Bullous pemphigoid is an autoimmune reaction to an antigen in the basement membrane zone.
Clinically, it is characterized by tense blisters on an erythematous background.
It is more common in the elderly.
Fatalities, when they occur, are generally secondary to systemic infection from large areas of denuded skin. Bullous pemphigoid is less likely to be fatal than pemphigus vulgaris.
- Localized bullous pemphigoid may respond to strong topical corticosteroids or intra-lesional corticosteroids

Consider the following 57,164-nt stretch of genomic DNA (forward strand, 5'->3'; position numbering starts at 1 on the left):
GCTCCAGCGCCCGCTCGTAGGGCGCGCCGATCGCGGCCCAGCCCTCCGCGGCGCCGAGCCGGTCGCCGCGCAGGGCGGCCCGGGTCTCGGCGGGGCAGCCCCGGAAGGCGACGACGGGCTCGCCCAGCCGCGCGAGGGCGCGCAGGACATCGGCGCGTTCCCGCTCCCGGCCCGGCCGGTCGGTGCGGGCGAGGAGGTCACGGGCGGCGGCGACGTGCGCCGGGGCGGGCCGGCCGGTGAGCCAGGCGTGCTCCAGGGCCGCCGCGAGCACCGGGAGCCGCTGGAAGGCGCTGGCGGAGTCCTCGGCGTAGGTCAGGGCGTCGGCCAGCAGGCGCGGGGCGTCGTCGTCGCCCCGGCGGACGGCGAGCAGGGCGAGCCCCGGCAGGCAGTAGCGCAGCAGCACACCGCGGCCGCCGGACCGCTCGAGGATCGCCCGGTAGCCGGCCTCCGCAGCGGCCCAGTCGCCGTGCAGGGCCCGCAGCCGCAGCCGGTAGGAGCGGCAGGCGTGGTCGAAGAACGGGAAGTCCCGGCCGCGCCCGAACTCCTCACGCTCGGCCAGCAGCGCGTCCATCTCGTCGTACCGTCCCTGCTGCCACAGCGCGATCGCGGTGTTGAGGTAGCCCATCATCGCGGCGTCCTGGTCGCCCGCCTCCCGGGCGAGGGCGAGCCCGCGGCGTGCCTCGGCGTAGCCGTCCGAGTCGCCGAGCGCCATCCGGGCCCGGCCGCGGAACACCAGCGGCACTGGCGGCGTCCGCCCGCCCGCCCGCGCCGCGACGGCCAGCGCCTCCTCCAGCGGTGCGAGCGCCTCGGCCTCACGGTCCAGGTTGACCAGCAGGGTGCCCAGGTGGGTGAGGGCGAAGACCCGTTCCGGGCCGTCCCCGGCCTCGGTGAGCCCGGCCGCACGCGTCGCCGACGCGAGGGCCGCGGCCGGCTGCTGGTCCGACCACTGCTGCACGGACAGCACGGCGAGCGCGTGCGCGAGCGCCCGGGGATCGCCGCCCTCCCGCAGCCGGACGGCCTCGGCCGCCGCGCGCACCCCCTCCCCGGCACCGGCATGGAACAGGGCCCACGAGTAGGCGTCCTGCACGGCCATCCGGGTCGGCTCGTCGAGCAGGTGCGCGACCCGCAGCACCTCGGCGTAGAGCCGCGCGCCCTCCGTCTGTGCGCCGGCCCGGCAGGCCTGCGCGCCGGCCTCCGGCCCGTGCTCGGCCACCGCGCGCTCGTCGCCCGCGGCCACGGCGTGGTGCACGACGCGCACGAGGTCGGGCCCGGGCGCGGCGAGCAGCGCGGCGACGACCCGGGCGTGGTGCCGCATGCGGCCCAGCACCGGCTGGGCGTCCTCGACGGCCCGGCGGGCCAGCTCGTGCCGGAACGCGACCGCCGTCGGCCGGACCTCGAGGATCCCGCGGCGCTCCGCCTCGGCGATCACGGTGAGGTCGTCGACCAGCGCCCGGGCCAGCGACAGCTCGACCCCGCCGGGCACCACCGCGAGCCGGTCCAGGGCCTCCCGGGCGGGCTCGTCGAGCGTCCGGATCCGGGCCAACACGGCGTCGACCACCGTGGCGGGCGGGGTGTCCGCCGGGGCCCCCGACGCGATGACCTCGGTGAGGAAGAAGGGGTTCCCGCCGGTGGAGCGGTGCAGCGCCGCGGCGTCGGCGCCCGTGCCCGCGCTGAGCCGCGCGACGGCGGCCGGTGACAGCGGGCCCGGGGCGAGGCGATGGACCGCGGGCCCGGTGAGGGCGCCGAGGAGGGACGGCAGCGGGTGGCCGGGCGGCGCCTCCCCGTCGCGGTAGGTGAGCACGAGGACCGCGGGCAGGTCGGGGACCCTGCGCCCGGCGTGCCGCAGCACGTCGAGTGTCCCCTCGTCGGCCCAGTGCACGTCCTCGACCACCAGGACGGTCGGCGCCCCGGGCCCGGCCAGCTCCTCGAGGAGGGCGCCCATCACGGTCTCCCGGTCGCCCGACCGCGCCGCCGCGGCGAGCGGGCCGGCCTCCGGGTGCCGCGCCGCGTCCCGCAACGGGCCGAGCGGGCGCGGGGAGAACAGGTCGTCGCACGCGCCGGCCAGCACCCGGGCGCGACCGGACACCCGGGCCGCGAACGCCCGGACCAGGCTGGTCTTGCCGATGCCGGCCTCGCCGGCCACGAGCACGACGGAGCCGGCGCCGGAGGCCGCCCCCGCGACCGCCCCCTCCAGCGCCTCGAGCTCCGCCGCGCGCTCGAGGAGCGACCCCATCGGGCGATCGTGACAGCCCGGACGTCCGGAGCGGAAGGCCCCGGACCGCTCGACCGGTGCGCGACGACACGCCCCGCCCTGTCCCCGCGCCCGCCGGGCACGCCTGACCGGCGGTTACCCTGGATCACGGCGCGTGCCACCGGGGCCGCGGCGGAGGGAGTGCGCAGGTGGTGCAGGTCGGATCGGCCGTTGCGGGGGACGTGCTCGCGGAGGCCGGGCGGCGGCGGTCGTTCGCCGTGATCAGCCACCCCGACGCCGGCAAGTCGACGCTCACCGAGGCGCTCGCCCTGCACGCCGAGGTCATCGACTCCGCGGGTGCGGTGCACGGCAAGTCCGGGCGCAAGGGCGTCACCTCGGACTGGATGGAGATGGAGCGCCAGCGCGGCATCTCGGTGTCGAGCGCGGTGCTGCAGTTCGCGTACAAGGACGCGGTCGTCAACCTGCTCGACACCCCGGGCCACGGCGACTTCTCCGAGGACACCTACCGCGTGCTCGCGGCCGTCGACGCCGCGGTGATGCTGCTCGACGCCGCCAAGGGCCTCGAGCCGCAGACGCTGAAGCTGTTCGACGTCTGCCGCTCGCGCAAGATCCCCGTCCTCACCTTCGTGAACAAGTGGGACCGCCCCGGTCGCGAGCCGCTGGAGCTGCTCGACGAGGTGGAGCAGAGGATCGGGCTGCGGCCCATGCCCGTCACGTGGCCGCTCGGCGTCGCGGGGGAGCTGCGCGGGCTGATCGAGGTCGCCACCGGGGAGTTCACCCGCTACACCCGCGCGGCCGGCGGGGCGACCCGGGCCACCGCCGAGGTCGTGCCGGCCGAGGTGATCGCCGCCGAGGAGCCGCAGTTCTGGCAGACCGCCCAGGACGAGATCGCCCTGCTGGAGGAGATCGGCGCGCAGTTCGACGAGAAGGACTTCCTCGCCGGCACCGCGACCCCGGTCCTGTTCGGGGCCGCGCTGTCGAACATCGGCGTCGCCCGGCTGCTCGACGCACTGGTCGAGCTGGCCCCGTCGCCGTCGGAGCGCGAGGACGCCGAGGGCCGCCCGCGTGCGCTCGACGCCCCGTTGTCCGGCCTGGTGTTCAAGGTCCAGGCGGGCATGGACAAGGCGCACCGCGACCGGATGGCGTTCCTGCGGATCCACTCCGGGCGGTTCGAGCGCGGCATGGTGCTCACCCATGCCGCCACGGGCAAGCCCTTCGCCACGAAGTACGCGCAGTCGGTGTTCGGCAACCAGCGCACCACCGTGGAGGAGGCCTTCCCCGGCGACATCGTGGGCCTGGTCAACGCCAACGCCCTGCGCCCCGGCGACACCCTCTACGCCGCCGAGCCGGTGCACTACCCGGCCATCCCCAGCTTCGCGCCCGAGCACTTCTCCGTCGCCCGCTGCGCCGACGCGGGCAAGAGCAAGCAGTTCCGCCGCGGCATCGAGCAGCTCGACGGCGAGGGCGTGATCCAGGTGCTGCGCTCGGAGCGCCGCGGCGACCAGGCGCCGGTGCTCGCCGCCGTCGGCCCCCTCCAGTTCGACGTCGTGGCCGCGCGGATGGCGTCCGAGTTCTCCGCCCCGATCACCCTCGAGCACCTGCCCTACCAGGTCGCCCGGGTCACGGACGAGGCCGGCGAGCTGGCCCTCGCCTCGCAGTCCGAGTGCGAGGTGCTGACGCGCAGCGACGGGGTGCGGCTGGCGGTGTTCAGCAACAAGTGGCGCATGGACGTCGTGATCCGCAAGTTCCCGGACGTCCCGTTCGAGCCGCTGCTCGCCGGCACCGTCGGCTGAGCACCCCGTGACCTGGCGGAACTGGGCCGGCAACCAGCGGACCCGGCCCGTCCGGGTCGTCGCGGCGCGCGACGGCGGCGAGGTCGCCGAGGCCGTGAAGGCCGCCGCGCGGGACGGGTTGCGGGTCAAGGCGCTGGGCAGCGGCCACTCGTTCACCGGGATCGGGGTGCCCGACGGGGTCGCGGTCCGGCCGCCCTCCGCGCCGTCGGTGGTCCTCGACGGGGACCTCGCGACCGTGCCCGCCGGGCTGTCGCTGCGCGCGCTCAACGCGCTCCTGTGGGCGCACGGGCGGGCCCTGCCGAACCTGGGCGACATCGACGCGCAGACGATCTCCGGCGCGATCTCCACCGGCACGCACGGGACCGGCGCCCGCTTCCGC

- Tetracycline alone or in combination with nicotinamide is an option for those who need to avoid longterm immunosuppression
- Dapsone is worth considering if the pathology shows predominant neutrophils
- The immunosuppressant anti-cancer drugs may allow lower doses of corticosteroids to be used
- The newer drugs such as mycophenolate mofetil have been used as a steroid-sparing drug. This is less toxic than other traditional immunosuppressants.
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